Not only did Sandy merge with an Arctic cold front to create The Perfecter Storm, she merged with an election. Now that her remnants are spinning themselves out, it’s time to get back to the work of prognostication. In this venture, Sandy will be gone, but not forgotten. Until Election Day, and possibly after, analysts will consider Sandy’s impact on the outcome: Was the government’s reaction too fast or too slow? Was it sufficient in scope? Will climate change be a late entrant into this election’s discourse? Will turnout on Election Day be down in the hardest hit areas? Did the candidates say the right things or were they hurt by a perception that they were trying to parlay a disaster into a political points? So much to speculate on!
The weather, you may have noticed, happens everywhere, and so has made its mark on history. Most famously, the Spanish Armada was crippled by a hurricane off the coast of Ireland in August 1588. They would not defeat the British, nor would they ever again enjoy dominance over the seas. (NOTE: It is my personal belief that this was not technically a hurricane, but like Sandy was probably post- or extra-tropical. Talk to me after class if you want me to expound.)
The weather has shaped science too. Thunderstorms were the rage in the 18th century: Benjamin Franklin flew his famous kite, while Italian physician Luigi Galvani unpacked the electrochemical workings of nerves and muscles by observing the twitches of frogs legs rigged up to wires. As luck would have it, the discovery of the Galvanic response is also acknowledged as an influence on a literary classic, Mary Shelley’s Frankenstein, which itself was a by-product of the weather. Shelley hatched the idea for The Modern Prometheus while she and her pals (including Percy Shelley and Lord Byron) were fighting cabin fever during the damp, cold, volcanically-induced weather of The Year Without a Summer.
For all that and volumes more, the intersection of the weather and American politics is a little bit slipperier. The aforementioned Year Without A Summer certainly did a small part shaping American history. It drove western migration from New England to as far west as Ohio and Indiana because of crop failures. Some towns in Vermont and Maine virtually vanished. Among those to move was the family of Joseph Smith, who resettled in western New York where Moroni would appear to him and Mormonism was born. (I think I just tied the weather from 200 years ago to this election. Score!)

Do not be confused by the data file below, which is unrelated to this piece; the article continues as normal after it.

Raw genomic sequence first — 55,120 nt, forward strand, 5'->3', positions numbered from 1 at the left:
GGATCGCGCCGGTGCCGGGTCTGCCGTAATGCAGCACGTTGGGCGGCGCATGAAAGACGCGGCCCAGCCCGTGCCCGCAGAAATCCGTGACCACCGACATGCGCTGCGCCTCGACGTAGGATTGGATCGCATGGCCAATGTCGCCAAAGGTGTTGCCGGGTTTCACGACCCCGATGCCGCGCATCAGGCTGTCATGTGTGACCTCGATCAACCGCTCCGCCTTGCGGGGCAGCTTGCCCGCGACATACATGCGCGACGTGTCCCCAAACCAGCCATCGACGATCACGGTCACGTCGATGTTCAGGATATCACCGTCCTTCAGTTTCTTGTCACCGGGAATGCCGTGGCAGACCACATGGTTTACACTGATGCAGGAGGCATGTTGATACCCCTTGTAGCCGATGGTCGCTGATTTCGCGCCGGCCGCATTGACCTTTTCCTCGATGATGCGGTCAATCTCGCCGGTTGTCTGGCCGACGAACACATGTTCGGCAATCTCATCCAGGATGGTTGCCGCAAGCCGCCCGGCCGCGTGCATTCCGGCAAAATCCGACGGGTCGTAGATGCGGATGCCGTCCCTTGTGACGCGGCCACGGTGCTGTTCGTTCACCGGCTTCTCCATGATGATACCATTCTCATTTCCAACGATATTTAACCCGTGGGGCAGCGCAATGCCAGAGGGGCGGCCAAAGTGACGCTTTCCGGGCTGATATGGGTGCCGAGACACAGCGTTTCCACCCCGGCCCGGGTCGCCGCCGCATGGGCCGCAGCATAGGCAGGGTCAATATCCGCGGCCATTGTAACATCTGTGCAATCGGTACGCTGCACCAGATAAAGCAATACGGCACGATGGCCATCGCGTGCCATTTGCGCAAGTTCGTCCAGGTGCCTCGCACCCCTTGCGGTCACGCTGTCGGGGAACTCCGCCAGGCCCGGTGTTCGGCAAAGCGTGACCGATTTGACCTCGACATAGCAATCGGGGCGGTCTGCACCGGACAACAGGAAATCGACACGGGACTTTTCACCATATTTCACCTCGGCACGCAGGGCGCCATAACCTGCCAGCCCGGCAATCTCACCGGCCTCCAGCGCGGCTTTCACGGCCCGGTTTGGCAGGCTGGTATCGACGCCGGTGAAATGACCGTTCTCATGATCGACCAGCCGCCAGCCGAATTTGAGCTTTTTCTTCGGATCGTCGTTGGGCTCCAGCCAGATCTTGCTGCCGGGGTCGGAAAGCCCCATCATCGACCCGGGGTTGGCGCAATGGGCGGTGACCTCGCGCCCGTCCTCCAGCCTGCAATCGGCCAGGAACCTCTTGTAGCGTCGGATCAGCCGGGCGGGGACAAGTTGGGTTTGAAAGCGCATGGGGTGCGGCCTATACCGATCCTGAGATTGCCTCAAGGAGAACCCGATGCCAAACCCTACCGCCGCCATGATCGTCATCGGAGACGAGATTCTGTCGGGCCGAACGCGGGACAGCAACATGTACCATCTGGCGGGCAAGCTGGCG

Direct impacts of weather on American politics are surprisingly hard to find. One clear example comes from here in Chicago. In 1979, sitting Mayor Michael Bilandic was blamed for mismanaging the city’s response to two blizzards shortly before the mayoral primary. Thirty-five inches of snow fell over about two weeks and Chicago was simply not ready: streets went unplowed, garbage wasn’t picked up, mass transit was crippled, and six weeks later voters made Bilandic a lame duck mayor. The beneficiary of his bunglings, Jane Byrne, has asserted that she would have won without the snow, but historians and local lore alike are not so sure.
Nationally, if there is one leader we can attribute to the weather, it’s Herbert Hoover. Looking at his resume, Hoover seemed much more suited to policy architect/wonk than president. His career was as a mining engineer who rose to Secretary of Commerce under Harding and then Coolidge. Having made a name for himself helping to rebuild Europe after World War I, Hoover tried a brief run at the presidency in 1920, but essentially bowed out after losing the primary in California, his home state. It wasn’t until 1927 that he’d have his chance.
The rains started in the fall of 1926, causing significant flooding, but more importantly saturating the ground, priming it for the real water to come. Those would arrive in the spring of 1927 when the rains came and didn’t stop. They corresponded with and exacerbated the annual spring melt. They led to the breaching of almost 150 levees and inundated an estimated 27,000 square miles. They caused the greatest flood in American history.
Hoover spearheaded the relief effort. There was no FEMA then and he famously leveraged private resources to help with the relief effort noting, “I suppose I could have called in the whole of the army, but what was the use? All I had to do was to call in Main Street itself.” He coordinated ships to bring supplies and built tent cities to house the flood’s refugees. Perhaps most importantly Hoover utilized some new technology, the radio, to take to the airwaves with his pitch for relief efforts. This elevated his profile among the electorate and set the stage for his successful bid for the presidency in 1928.
That would be the only election Hoover would ever win. Those tent cities were eerie predecessors to the notorious Hoovervilles of the Depression. And there massive inequity in the relief effort for African-Americans who were affected. Hoover initially kept those quiet, but by 1932 those failures drove support to Franklin Roosevelt, helping to end African-American allegiance to Republicans that dated back to Lincoln. Mother Nature may have given him his chance at the White House, but she also laid the foundation to take it away.